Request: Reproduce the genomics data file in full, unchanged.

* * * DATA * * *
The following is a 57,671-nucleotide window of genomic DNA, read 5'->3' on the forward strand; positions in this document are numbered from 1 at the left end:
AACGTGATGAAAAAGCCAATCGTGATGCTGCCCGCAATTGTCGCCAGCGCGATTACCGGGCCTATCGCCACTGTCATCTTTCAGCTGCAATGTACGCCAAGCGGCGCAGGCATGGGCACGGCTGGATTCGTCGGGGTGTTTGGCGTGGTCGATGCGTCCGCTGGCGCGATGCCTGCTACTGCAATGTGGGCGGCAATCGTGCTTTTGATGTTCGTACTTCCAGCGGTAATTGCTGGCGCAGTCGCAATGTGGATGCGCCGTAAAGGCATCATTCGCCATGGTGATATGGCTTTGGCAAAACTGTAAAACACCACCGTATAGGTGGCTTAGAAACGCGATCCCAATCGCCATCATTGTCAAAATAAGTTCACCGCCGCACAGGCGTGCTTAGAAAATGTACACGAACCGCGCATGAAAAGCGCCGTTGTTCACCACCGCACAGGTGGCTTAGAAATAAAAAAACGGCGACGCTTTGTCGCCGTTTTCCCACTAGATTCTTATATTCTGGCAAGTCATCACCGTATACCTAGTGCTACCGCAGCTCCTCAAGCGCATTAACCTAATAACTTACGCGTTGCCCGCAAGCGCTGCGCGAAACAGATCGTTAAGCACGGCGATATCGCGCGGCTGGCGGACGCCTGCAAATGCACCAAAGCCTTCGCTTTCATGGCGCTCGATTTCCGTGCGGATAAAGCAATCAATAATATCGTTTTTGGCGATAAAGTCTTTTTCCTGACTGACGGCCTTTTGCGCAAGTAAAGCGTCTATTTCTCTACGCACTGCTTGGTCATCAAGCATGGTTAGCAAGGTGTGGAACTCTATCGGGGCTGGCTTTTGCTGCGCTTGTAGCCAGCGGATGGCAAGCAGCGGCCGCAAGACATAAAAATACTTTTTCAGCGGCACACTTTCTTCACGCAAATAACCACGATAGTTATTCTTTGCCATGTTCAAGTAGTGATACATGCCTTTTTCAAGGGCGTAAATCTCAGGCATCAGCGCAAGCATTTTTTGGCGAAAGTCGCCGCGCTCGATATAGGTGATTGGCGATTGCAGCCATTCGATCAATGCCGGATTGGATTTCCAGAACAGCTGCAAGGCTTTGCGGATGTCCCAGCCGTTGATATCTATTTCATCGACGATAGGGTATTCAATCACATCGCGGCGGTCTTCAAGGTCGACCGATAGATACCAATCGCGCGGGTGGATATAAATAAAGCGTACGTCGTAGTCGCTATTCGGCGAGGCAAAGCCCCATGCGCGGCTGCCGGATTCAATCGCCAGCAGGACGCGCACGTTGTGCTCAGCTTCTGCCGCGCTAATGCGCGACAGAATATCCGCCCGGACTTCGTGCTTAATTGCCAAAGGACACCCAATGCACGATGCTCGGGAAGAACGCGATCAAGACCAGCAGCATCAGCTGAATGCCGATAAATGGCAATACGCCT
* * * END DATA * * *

The following is a 57,671-nucleotide window of genomic DNA, read 5'->3' on the forward strand; positions in this document are numbered from 1 at the left end:
AACGTGATGAAAAAGCCAATCGTGATGCTGCCCGCAATTGTCGCCAGCGCGATTACCGGGCCTATCGCCACTGTCATCTTTCAGCTGCAATGTACGCCAAGCGGCGCAGGCATGGGCACGGCTGGATTCGTCGGGGTGTTTGGCGTGGTCGATGCGTCCGCTGGCGCGATGCCTGCTACTGCAATGTGGGCGGCAATCGTGCTTTTGATGTTCGTACTTCCAGCGGTAATTGCTGGCGCAGTCGCAATGTGGATGCGCCGTAAAGGCATCATTCGCCATGGTGATATGGCTTTGGCAAAACTGTAAAACACCACCGTATAGGTGGCTTAGAAACGCGATCCCAATCGCCATCATTGTCAAAATAAGTTCACCGCCGCACAGGCGTGCTTAGAAAATGTACACGAACCGCGCATGAAAAGCGCCGTTGTTCACCACCGCACAGGTGGCTTAGAAATAAAAAAACGGCGACGCTTTGTCGCCGTTTTCCCACTAGATTCTTATATTCTGGCAAGTCATCACCGTATACCTAGTGCTACCGCAGCTCCTCAAGCGCATTAACCTAATAACTTACGCGTTGCCCGCAAGCGCTGCGCGAAACAGATCGTTAAGCACGGCGATATCGCGCGGCTGGCGGACGCCTGCAAATGCACCAAAGCCTTCGCTTTCATGGCGCTCGATTTCCGTGCGGATAAAGCAATCAATAATATCGTTTTTGGCGATAAAGTCTTTTTCCTGACTGACGGCCTTTTGCGCAAGTAAAGCGTCTATTTCTCTACGCACTGCTTGGTCATCAAGCATGGTTAGCAAGGTGTGGAACTCTATCGGGGCTGGCTTTTGCTGCGCTTGTAGCCAGCGGATGGCAAGCAGCGGCCGCAAGACATAAAAATACTTTTTCAGCGGCACACTTTCTTCACGCAAATAACCACGATAGTTATTCTTTGCCATGTTCAAGTAGTGATACATGCCTTTTTCAAGGGCGTAAATCTCAGGCATCAGCGCAAGCATTTTTTGGCGAAAGTCGCCGCGCTCGATATAGGTGATTGGCGATTGCAGCCATTCGATCAATGCCGGATTGGATTTCCAGAACAGCTGCAAGGCTTTGCGGATGTCCCAGCCGTTGATATCTATTTCATCGACGATAGGGTATTCAATCACATCGCGGCGGTCTTCAAGGTCGACCGATAGATACCAATCGCGCGGGTGGATATAAATAAAGCGTACGTCGTAGTCGCTATTCGGCGAGGCAAAGCCCCATGCGCGGCTGCCGGATTCAATCGCCAGCAGGACGCGCACGTTGTGCTCAGCTTCTGCCGCGCTAATGCGCGACAGAATATCCGCCCGGACTTCGTGCTTAATTGCCAAAGGACACCCAATGCACGATGCTCGGGAAGAACGCGATCAAGACCAGCAGCATCAGCTGAATGCCGATAAATGGCAATACGCCT